By: MARSHALL THOMPSON
JERUSALEM — The Israel Antiquities Authority is considering
broadcasting real-time, 24-hour video from a contentious Jerusalem holy
site in a bid to allay Muslim fears the shrine will be harmed by repair
work, an official said Thursday.
Muslim leaders ridiculed the idea, and Israeli police were on
heightened alert before Friday Muslim prayers at the site, imposing
travel restrictions and planning for a helicopter to hover overhead.
Israel says it needs to replace a centuries-old earthen ramp leading to
the hilltop compound known to Jews as Temple Mount and to Muslims as
the Noble Sanctuary, which was damaged heavily in a 2004 snowstorm. It
has promised the work would not harm Islamic shrines at the site, some
60 yards away, but those assurances have not calmed Muslim outrage over
Lawmaker Israel Hasson said he proposed installing cameras so “all the
Arab world would be able to see everything that goes on there.”
The Antiquities Authority said it was looking into how much the Webcast
“The Antiquities Authority is looking into the possibility of
installing Internet cameras … to show that we are working with full
transparency, and to show that we aren't digging — not under Temple
Mount, not on the way to Temple Mount and far from Temple Mount.”
Adnan Husseini, chairman of the Waqf, the Muslim trust that oversees
the complex, rejected the proposal as “ridiculous.”
“This is a historical place, and their machines are destroying it,”
Husseini said. “The Israelis have to stop the work and let the Waqf do
The ramp leads to the outer wall of the hilltop compound. But the Waqf
claims jurisdiction over it because it touches the mosque complex.
The hilltop — home to the Al Aqsa mosque and the golden-capped Dome of
the Rock shrine — is Islam's third-holiest shrine. Muslims believe the
Prophet Muhammad ascended to heaven from the site. It also is the site
of the original retaining walls of the second Jewish temple, including
the Jewish shrine called the Western Wall.
UNESCO criticized the renovation and called on Israel “to suspend any
action that could endanger the spirit of mutual respect until such time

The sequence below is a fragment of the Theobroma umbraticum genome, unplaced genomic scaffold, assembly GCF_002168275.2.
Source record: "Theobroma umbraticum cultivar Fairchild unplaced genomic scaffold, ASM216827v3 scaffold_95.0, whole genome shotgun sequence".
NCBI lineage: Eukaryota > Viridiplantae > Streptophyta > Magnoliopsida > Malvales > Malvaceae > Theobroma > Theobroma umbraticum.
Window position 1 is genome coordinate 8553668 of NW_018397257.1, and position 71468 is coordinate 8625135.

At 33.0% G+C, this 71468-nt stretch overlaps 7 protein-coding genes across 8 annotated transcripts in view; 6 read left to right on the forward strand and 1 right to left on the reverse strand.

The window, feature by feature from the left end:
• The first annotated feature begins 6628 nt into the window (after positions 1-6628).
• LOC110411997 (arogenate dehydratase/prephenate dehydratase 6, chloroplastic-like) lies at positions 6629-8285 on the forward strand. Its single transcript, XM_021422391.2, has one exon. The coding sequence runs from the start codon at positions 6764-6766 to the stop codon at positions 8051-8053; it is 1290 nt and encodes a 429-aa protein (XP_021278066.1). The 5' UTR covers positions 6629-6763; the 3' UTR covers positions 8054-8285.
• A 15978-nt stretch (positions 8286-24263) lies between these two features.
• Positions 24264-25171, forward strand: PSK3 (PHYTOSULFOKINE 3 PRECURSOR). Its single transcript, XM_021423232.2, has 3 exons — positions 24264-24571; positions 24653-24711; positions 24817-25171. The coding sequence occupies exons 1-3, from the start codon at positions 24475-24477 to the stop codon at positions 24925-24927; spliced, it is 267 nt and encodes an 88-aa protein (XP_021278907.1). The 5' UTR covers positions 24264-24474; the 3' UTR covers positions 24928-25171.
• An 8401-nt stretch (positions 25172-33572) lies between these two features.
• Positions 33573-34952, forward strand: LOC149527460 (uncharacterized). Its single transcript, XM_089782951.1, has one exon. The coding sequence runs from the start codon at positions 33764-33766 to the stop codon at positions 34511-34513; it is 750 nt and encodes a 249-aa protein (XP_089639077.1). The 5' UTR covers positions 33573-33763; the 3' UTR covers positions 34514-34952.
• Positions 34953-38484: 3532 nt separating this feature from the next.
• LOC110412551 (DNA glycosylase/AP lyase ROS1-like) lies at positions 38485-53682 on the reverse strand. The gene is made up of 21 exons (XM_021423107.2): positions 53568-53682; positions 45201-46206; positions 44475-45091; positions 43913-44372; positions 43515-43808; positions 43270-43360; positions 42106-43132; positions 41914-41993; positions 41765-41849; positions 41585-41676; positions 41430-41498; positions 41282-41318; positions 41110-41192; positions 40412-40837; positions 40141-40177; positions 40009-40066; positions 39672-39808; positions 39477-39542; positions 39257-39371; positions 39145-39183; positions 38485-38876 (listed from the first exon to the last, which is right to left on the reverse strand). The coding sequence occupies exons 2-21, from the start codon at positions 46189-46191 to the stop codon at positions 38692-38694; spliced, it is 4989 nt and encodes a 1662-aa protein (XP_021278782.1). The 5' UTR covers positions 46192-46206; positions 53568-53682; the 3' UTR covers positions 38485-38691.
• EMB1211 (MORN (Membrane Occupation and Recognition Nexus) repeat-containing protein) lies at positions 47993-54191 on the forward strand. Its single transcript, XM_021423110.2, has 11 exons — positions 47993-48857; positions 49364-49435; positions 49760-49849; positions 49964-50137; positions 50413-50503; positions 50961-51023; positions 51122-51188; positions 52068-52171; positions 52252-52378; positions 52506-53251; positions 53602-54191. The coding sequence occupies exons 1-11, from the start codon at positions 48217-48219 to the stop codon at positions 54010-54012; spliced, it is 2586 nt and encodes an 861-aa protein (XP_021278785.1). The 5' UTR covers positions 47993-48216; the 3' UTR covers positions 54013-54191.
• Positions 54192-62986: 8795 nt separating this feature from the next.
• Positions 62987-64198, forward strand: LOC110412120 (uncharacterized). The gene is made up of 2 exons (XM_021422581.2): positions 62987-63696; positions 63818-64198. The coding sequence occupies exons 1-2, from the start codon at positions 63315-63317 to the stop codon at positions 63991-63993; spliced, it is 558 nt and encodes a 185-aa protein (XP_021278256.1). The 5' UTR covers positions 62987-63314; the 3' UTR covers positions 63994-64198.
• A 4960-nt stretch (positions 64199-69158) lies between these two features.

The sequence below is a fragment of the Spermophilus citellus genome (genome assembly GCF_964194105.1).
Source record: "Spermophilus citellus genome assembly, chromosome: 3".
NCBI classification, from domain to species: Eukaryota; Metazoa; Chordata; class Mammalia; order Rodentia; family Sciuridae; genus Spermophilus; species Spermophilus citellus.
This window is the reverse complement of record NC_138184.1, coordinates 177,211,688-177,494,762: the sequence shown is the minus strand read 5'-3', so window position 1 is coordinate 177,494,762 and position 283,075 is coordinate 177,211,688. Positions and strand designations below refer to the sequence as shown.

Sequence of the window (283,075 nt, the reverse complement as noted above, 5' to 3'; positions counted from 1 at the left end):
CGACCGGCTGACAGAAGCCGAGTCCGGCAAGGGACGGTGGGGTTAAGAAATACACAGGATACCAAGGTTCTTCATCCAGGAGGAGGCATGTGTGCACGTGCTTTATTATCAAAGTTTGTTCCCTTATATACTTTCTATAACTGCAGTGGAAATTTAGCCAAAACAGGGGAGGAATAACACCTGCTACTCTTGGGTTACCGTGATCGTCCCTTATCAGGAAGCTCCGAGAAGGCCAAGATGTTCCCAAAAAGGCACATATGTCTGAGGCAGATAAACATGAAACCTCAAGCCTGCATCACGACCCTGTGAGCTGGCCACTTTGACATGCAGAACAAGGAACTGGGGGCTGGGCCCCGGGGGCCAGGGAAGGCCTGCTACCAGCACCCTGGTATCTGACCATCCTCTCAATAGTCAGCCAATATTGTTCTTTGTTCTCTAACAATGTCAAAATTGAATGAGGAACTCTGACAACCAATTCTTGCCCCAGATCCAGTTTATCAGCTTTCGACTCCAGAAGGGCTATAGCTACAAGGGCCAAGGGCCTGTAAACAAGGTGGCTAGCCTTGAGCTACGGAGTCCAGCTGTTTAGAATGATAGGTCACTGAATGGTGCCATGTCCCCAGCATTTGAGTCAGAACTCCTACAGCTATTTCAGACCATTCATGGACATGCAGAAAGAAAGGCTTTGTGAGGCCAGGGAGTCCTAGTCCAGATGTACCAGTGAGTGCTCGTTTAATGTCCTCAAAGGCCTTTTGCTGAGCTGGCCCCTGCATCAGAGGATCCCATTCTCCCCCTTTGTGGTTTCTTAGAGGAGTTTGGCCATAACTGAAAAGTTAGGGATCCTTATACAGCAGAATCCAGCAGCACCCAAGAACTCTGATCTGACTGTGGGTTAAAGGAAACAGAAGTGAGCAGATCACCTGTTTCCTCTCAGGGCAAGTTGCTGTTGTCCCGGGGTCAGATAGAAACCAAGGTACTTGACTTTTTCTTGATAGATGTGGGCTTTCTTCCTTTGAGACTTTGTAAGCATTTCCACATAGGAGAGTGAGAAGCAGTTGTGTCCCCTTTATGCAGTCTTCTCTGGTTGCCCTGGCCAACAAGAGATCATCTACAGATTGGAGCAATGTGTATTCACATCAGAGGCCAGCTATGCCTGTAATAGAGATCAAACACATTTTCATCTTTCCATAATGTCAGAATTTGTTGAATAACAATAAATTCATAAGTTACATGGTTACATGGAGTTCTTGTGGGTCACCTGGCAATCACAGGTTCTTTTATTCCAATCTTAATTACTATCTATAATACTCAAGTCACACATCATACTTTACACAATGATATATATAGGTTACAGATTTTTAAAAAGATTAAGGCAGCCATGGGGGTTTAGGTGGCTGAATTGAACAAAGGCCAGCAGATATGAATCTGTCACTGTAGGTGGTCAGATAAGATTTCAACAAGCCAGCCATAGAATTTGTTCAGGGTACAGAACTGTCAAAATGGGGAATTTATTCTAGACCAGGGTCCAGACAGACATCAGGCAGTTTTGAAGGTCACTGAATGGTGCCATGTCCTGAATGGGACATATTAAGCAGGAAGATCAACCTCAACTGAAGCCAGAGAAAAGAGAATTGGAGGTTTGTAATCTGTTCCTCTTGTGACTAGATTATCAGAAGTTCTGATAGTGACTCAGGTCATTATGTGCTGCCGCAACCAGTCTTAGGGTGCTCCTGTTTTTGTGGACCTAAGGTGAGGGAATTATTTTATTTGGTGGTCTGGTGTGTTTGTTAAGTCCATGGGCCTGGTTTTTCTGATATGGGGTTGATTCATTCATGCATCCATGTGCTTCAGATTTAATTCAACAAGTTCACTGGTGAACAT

as the will to dialogue prevails once again.”
The eight-month construction project has provoked small-scale protests
since it began Tuesday.
On Thursday, about 100 Palestinians briefly blocked an entrance to the
Old City, police spokesman Micky Rosenfeld said. The protesters
dispersed peacefully after police ordered them to do so, Rosenfeld said.
But Raed Salah, a leader of the Islamic Movement in Israel, warned of a
religious war as he scuffled with police outside the shrine Wednesday.
Salah, who was briefly detained for police questioning, declared Friday
“Al Aqsa Day” and called on Israeli Muslims and Palestinians to attend
weekly prayers at the shrine.
Police issued a 10-day restraining order barring Salah from entering
the Old City.
Israeli police remained on heightened alert Thursday, with about 2,000
officers deployed throughout the Old City and nearby areas in Arab east
Rosenfeld said that at least as many officers would be deployed Friday,
the Muslim holy day, when mosque attendance is at its highest. Police
said they would put up roadblocks in the area and fly over the site in
Rosenfeld said an order barring West Bank Palestinians from the Al Aqsa
compound would be extended to Friday prayers.
Since construction began, access has been restricted to Israeli Arabs
and east Jerusalem residents over 45.
Israel has controlled the compound since 1967, when it captured east
Jerusalem from Jordan, but has left its administration largely to
Jordan and the Palestinians.
When Israel opened a tunnel alongside the compound in 1996, it touched
off clashes that killed 80 people. In 2000, when then-opposition leader
Ariel Sharon visited the site, the ensuing riots were followed by years
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